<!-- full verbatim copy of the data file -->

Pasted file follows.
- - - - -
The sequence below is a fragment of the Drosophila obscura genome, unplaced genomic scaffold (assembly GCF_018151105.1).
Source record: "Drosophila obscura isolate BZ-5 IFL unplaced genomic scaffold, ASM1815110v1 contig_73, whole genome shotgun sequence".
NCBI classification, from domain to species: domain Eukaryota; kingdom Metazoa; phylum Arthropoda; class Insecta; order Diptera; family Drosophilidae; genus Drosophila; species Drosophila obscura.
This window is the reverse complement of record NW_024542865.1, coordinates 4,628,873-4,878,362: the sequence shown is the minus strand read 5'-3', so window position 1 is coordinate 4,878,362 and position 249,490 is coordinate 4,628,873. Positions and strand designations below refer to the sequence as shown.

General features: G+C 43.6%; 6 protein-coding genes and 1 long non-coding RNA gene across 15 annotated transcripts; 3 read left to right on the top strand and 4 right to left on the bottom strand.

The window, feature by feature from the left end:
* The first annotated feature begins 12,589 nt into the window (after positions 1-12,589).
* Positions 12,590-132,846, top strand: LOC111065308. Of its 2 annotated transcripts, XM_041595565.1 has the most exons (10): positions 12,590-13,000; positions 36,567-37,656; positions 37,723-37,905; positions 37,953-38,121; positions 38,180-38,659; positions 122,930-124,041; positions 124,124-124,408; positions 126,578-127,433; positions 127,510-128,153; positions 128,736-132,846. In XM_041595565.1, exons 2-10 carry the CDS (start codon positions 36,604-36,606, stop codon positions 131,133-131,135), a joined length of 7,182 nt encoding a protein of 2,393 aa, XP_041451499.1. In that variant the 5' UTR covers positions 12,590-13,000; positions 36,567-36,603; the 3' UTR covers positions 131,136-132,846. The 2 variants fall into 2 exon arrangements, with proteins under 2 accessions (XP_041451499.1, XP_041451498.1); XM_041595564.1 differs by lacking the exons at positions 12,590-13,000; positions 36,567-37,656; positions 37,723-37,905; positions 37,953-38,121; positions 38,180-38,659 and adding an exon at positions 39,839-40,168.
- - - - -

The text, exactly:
The sequence below is a fragment of the Drosophila obscura genome, unplaced genomic scaffold (assembly GCF_018151105.1).
Source record: "Drosophila obscura isolate BZ-5 IFL unplaced genomic scaffold, ASM1815110v1 contig_73, whole genome shotgun sequence".
NCBI classification, from domain to species: domain Eukaryota; kingdom Metazoa; phylum Arthropoda; class Insecta; order Diptera; family Drosophilidae; genus Drosophila; species Drosophila obscura.
This window is the reverse complement of record NW_024542865.1, coordinates 4,628,873-4,878,362: the sequence shown is the minus strand read 5'-3', so window position 1 is coordinate 4,878,362 and position 249,490 is coordinate 4,628,873. Positions and strand designations below refer to the sequence as shown.

General features: G+C 43.6%; 6 protein-coding genes and 1 long non-coding RNA gene across 15 annotated transcripts; 3 read left to right on the top strand and 4 right to left on the bottom strand.

The window, feature by feature from the left end:
* The first annotated feature begins 12,589 nt into the window (after positions 1-12,589).
* Positions 12,590-132,846, top strand: LOC111065308. Of its 2 annotated transcripts, XM_041595565.1 has the most exons (10): positions 12,590-13,000; positions 36,567-37,656; positions 37,723-37,905; positions 37,953-38,121; positions 38,180-38,659; positions 122,930-124,041; positions 124,124-124,408; positions 126,578-127,433; positions 127,510-128,153; positions 128,736-132,846. In XM_041595565.1, exons 2-10 carry the CDS (start codon positions 36,604-36,606, stop codon positions 131,133-131,135), a joined length of 7,182 nt encoding a protein of 2,393 aa, XP_041451499.1. In that variant the 5' UTR covers positions 12,590-13,000; positions 36,567-36,603; the 3' UTR covers positions 131,136-132,846. The 2 variants fall into 2 exon arrangements, with proteins under 2 accessions (XP_041451499.1, XP_041451498.1); XM_041595564.1 differs by lacking the exons at positions 12,590-13,000; positions 36,567-37,656; positions 37,723-37,905; positions 37,953-38,121; positions 38,180-38,659 and adding an exon at positions 39,839-40,168.